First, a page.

Angelina Kwan, a prominent Hong Kong advocate for women in STEM, has left her position as COO at the crypto derivatives platform, BitMEX, The Block reports.
“We can confirm that Angelina Kwan is leaving the company and is on gardening leave now. That’s all we can say on the matter at the moment, but we wish Angelina all the best,” a spokesperson for BitMEX told the outlet.
Kwan joined BitMEX in October 2018, and, according to Bitcoin Magazine, brought, “significant regulatory compliance experience, including eight years with the Securities and Futures Commission of Hong Kong (SFC).”
Commenting on her hire, Kwan said she would, “…be responsible for overseeing and driving the company’s growth…while guiding BitMEX on its mission to offer advanced, innovative financial products for the global cryptocurrency industry.”
Kwan also said she has a history of, “joining organizations that are at the cusp of making a major breakthrough, so it’s with a sense of great excitement that I take on the challenge of driving BitMEX to new market heights.”
She also claimed at the time that, “Regulatory compliance and prudent risk management is, and has always been, fundamental to the culture and practice of BitMEX globally…BitMEX prohibits residents of various jurisdictions, including the US, from holding positions or entering into contracts on BitMEX.”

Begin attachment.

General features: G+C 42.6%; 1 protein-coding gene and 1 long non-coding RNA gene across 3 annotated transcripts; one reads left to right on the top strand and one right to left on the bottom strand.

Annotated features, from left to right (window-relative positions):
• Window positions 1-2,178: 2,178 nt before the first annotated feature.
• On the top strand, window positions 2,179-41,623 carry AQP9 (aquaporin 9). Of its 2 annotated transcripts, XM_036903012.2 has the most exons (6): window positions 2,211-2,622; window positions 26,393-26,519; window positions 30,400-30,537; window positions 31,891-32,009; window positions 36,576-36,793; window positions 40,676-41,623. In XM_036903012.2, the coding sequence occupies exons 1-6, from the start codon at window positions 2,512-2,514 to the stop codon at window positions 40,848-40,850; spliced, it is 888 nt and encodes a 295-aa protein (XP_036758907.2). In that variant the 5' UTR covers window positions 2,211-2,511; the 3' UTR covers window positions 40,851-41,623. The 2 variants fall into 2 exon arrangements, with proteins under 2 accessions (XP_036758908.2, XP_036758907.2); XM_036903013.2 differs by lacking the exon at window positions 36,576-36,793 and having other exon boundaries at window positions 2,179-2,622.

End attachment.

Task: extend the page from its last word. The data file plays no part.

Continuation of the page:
But Kwan may have joined BitMEX at a particularly challenging time as crypto platforms around the world attempt to accommodate significant upticks in global regulatory standards and enforcement for crypto.
Like many crypto trading platforms and wallets, BitMEX has been accused of exercising minimal KYC/AML (customer background checks) in early days.
As well, in July of this year, Bloomberg reported that the US Commodity and Futures Trading Commission, which oversees commodities trading in the US, is investigating BitMEX for allegedly allowing Americans to trade on the platform despite the espoused ban.
“Gardening leave” is a pleasant-sounding term for what may be an adversarial situation.
“Gardening leave is a protectionist measure used by an employer when an employee is terminated or when he tenders his resignation. Once in effect, it often prevents the employee from being involved in any work activity for their current employer, and typically restricts them from either taking on another job or working for themselves…(It) is sometimes considered to be a euphemism for being suspended and can be perceived to have negative connotations such as the employee being unfit for anything other than tending to his or her garden.”